Everyone else in the gaming blogosphere seems to be talking about Lewis Pulsipher’s (the designer of Britannia, apparently) recent article called “An attempt to explain why (and how) boardgaming has changed in the past twenty years“. It even made GameFest’s front page, I’m not sure why – they rarely spotlight outside articles, and when it comes to this one, what the other bloggers have rather generously failed to mention is that Mr Pulsipher is just blowing smoke.
Not one of his sweeping, stereotypical assertions as to the changes in the boardgame world is backed up by a shred of serious data. People are worse at math? You’d think that sort of claim could be made with some statistics if true. But no, it’s simply asserted without evidence, one rather implausible claim after another. Am I seriously to believe that kids are now so intellectually bankrupt that they have to add up the pips every time on the dice instead of simply recognizing the patterns as Mr. Pulsipher would have us believe? This is just the most ludicrous, unsubstantiated claim in the piece (perhaps the school district in his area is really, really bad). In short, what he’s saying here is “back when I was a kid …”, the rant of everyone who starts to realize they aren’t young anymore.
This article has been written many times before by many different people, and what it boils down to is “why won’t people play my favorite old games with me?”. Who cares? We are now, in my opinion, in the golden age of boardgaming, wargaming or otherwise. On the wargame end, GMT publishes more games in a year than Avalon Hill ever did, and games like Paths of Glory and Europe Engulfed are enjoying surprising success and longevity for their complexity, with Paths of Glory just being reprinted for the third time (let’s remember, classic Avalon Hill games were rarely very complicated). Columbia is apparently doing quite well in the low-to-medium-complexity, high-quality niche, with many titles in print – Rommel in the Desert, a classic 20-year-old game worth of today’s standards, was just reprinted. The Europeans are giving us huge numbers of games with a quality undreamt of 20 years ago, achieving more in depth and interest in 60-90 minutes and 6 pages of rule than all but the best comparable Avalon Hill games, and with amazing physical quality (if you want the reason why the boardgaming world has changed, I would suggest you start here). We are now enjoying the games of Reiner Knizia, unquestionably the most brilliant and prolific game designer ever to practice the craft. While the individual US print run numbers don’t compare with the glory days of Avalon Hill, remember that AH had a no serious competition in the “games for hobbyists” segment of the market, foreign or domestic, for several decades. Today there are quite a few serious players in the US (Rio Grande, GMT, Columbia, Mayfair, Fantasy Flight, Überplay/Eagle, Days of Wonder, even Hasbro/Wizards/AH), and dozens in Europe – the joys of internationalization – and the US boardgame market is growing strongly. You can read 20-page analyses of Puerto Rico, Goa, or War of the Ring on BoardGameGeek by twenty-somethings. Kids are playing Magic: The Gathering with opponents all over the globe in tournaments for real money (not as much as they used to, but still). Settlers of Catan, a ten-year-old game, is still a top-seller (having outsold by several factors any game Avalon Hill ever made) and still enjoys wide critical and popular acclaim. And Dungeons and Dragons in it’s new third(ish) edition still, I imagine, outsells them all. And that’s despite stunning competition from great console games like Halo.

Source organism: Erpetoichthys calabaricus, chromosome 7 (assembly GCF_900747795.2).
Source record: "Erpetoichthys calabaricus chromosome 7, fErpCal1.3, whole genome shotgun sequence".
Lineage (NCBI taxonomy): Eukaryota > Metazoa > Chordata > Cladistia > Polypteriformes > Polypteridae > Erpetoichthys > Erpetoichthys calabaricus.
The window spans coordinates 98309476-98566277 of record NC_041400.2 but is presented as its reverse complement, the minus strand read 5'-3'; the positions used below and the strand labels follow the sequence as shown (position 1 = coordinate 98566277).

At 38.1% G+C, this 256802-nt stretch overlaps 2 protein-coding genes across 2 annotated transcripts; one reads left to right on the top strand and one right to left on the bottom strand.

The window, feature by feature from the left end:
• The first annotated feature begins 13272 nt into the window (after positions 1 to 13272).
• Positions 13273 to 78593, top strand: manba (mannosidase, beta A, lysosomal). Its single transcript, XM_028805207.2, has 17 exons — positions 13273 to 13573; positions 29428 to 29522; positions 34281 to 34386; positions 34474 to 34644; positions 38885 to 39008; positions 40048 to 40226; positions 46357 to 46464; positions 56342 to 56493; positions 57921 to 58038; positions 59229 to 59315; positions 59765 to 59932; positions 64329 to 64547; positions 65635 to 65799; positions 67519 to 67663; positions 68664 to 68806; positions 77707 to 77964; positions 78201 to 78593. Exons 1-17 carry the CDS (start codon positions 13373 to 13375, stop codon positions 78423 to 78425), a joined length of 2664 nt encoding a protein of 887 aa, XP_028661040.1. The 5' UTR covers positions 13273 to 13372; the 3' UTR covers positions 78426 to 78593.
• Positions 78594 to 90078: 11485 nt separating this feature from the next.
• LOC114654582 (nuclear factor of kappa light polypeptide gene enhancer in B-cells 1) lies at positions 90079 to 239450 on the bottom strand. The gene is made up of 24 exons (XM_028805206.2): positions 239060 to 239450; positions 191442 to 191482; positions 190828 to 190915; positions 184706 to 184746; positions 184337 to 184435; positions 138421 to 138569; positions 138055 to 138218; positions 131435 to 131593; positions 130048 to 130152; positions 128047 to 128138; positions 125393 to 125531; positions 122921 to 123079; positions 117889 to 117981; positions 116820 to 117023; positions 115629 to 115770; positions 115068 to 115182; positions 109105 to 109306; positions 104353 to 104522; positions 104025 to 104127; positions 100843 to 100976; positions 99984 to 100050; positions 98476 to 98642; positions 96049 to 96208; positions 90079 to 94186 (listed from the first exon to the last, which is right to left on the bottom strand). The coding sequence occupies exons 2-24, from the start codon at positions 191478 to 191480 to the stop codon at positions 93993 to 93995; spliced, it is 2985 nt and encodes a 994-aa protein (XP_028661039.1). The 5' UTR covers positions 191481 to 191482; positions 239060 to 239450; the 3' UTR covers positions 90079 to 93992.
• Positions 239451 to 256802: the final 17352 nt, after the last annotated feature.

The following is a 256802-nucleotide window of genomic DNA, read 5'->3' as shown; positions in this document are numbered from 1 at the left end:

In short, the gamer today is part of a broader, more vibrant, more interesting community than ever before, and has access to games that have made a quantum leap in quality in every respect from 20 years ago. That’s what’s changed. Even though the 70s and 80s did produce a few great games even by today’s standards (Titan, Dune, 1830, Squad Leader, and Rommel in the Desert, to pick a few), you still couldn’t pay me enough to go back. Well, you could, but I’d probably give up gaming. Regardless, you take my point.
As a parting shot, I quote from the article:
It would help if we had more short wargames. However, marketing very short wargames is also a problem. I’ve designed a number of wargames that can be played in an hour, but I’m not sure they’re marketable. They are much “smaller” than the typical wargame, and less strongly historical. When people play them they like them, but who’s going to buy them?
I guess that whole Memoir ’44 thing must be a massive shared hallucination. What’s its ranking on BGG? 7th? Days of Wonder isn’t exactly complaining about the sales, what with rumors of three expansions.
I have a couple sessions in the queue here, so we’ll be returning to our regularly scheduled program of gaming criticism momentarily.